Masonic Cancer Center researchers find DNA imprinting defects in children with osteosarcoma
Research spearheaded by Masonic Cancer Center researcher Subbaya Subramanian, Ph.D., associate professor in the U of M's Department of Surgery, found that DNA imprinting defects are associated with the development and progression of osteosarcoma. The study is published in the journal Oncotarget. Read more.
University of Minnesota researcher receives $432,000 grant to fight cancer in dogs
Jaime Modiano, V.M.D., Ph.D., professor in the College of Veterinary Medicine and the Masonic Cancer Center, University of Minnesota, will be leading a team of researchers in an exciting new study to better understand and prevent hemangiosarcoma, an aggressive form of cancer in dogs. Read more.
Masonic Cancer Center researcher discovers resistance of ER-positive breast cancer to tamoxifen therapy may be driven by APOBEC3B
Reuben Harris, Ph.D., Genetic Mechanisms of Cancer Program, presented his discovery that resistance of ER-positive breast cancer to tamoxifen therapy may be driven by APOBEC3B at the San Antonio Breast Cancer Symposium. Read more.
Kiara Ellis joins the Masonic Cancer Center as manager of Education and Community Engagement. Ms. Ellis is a Masters of Social Work Candidate with a Bachelor of Science in Family Social Science from the University of Minnesota. She comes to this position having worked as a Community Health Coordinator and Patient Navigator in the Masonic Cancer Center. In that role, Ms. Ellis originated the role of patient navigator, created culturally sensitive educational and marketing materials related to clinical trials and patient navigation, and provided case management to patients throughout their enrollment in EMPaCT study which promoted minority recruitment in clinical trials. She has held previous positions with HealthPartners as a Diabetes Prevention Project Coordinator, and in other community engagement positions with the YWCA of St. Paul and Perspectives Family Support.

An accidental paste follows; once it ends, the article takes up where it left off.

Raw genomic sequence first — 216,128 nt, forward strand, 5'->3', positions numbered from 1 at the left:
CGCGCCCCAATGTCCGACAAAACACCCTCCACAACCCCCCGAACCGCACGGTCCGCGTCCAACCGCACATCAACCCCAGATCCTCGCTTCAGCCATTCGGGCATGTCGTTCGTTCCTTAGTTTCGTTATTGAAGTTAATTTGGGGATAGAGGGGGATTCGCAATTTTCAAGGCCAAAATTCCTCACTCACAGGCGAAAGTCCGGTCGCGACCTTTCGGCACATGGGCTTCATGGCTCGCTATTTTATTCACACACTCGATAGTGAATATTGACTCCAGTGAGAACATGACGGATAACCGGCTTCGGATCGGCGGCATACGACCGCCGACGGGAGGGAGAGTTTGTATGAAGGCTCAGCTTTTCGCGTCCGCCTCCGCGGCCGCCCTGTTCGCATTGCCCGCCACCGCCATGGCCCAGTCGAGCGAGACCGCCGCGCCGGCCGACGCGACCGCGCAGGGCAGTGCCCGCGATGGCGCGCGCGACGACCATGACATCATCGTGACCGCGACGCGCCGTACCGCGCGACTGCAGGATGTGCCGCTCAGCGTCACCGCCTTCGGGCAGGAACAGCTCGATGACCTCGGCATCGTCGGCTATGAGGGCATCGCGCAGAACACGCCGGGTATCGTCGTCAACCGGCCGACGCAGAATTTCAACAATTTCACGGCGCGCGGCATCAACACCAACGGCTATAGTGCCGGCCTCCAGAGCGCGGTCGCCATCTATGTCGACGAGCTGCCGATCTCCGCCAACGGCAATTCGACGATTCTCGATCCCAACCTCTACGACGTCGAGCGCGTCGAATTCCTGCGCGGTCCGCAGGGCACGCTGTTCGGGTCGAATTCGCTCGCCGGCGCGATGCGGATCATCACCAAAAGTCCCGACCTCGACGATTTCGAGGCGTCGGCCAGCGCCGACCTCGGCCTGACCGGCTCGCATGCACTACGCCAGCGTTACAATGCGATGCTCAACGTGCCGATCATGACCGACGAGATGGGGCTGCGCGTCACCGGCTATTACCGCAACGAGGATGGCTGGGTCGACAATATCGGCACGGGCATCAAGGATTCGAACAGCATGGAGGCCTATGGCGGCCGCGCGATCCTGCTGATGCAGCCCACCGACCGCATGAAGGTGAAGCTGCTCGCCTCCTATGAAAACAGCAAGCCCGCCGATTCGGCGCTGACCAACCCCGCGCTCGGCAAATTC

Ms. Ellis cites a quote by Children's Defense Fund director Marian Wright Edelman that captures the passion and zeal she brings to her new role at the Masonic Cancer Center - "If you don't like the way the world is, you change it. You have an obligation to change it. You just do it one step at a time."
"I am excited to take on this role because I believe I can continue the work of advancing health equity by creating new and innovative programs that connect the community to our cancer care, research and training opportunities. Focusing on empowering students and communities to take an active role in the cancer center by spreading knowledge and opportunities for participation.
I hope to impact the way the community benefits from the ground breaking cancer care and research we are working on by using a variety of platforms that include education, community work, and civic engagement. Bringing awareness to and addressing health disparities related to cancer in diverse communities. I plan to create stronger collaborations with community partners and organizations that have common goals of improving the health and wellness of our community.